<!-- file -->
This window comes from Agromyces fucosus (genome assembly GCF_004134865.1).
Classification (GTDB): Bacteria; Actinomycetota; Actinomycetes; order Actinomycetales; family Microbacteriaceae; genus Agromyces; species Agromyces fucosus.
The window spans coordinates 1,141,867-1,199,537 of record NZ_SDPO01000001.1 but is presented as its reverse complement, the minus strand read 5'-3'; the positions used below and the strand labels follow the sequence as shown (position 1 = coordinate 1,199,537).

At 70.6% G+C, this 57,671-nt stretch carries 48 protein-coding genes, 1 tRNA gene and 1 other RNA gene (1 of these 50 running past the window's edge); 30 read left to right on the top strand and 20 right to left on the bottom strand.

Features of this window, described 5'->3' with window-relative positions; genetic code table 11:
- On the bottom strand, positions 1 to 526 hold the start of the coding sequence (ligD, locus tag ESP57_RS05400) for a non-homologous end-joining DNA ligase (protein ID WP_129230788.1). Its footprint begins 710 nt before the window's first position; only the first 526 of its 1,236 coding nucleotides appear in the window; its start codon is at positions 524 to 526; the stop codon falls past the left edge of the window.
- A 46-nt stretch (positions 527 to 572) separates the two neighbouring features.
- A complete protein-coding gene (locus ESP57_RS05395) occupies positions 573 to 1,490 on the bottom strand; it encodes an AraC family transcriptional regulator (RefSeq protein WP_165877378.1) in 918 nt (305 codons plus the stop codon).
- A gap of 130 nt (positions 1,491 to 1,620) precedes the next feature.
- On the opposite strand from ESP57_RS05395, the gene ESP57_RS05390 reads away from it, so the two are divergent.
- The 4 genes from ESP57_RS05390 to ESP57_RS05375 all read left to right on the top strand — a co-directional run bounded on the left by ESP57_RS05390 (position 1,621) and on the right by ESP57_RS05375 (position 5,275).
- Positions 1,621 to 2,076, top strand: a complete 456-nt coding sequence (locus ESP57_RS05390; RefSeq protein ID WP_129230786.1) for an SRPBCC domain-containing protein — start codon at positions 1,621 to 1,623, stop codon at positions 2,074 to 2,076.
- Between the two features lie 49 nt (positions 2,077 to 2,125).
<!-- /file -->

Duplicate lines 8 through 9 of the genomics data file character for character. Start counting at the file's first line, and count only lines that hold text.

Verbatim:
- A complete protein-coding gene (locus ESP57_RS05395) occupies positions 573 to 1,490 on the bottom strand; it encodes an AraC family transcriptional regulator (RefSeq protein WP_165877378.1) in 918 nt (305 codons plus the stop codon).
- A gap of 130 nt (positions 1,491 to 1,620) precedes the next feature.